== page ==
Bone tumors

Daniel Vanel, Piero Picci, Catherine Ridereau-Zins, Marco Gambarotti

Research output: Chapter in Book/Report/Conference proceedingChapter

Abstract

In old patients metastases are by far the most frequent lesion. Their detection must be planned carefully and only when the knowledge that is obtained will have therapeutic consequences. Bone scintigraphy, radiographs, computed tomography (CT), magnetic resonance imaging (MRI), and positron emission tomography (PET) all have specific uses and indications. The treatment of some primary bone tumors has been completely transformed by chemotherapy but mainly in young patients. At the same time, surgery has changed and drastic measures, such as amputation, are much rarer. The perfect local staging allows the best choice of indications as well as evaluation of neoadjuvant treatment. Plain film remains the first indispensable diagnostic step, especially for primary tumors. CT improves diagnostic capability, and MRI is the best technique for local staging. PET can evaluate new criteria, but it is still being evaluated.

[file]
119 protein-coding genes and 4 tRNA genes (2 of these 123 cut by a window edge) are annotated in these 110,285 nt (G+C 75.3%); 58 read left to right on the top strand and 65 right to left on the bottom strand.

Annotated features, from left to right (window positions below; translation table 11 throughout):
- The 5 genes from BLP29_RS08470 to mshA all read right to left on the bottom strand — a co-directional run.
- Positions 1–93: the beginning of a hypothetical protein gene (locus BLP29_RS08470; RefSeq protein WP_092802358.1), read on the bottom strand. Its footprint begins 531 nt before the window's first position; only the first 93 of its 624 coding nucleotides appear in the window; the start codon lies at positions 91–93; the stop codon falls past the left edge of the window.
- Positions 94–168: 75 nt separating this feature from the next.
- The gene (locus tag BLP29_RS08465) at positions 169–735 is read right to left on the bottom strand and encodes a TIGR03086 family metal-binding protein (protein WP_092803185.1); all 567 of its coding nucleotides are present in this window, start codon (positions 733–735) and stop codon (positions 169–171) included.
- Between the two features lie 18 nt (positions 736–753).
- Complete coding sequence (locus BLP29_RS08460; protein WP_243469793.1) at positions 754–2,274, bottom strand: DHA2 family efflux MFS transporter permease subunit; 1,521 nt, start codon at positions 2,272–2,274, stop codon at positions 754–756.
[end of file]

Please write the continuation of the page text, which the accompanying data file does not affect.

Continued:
Original languageEnglish
Title of host publicationGeriatric Imaging
PublisherSpringer-Verlag Berlin Heidelberg
Pages177-195
Number of pages19
ISBN (Print)9783642355790, 3642355781, 9783642355783
DOIs
Publication statusPublished - Oct 1 2013

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ASJC Scopus subject areas

  • Medicine(all)
  • Biochemistry, Genetics and Molecular Biology(all)

Cite this

Vanel, D., Picci, P., Ridereau-Zins, C., & Gambarotti, M. (2013). Bone tumors. In Geriatric Imaging (pp. 177-195). Springer-Verlag Berlin Heidelberg. https://doi.org/10.1007/978-3-642-35579-0_8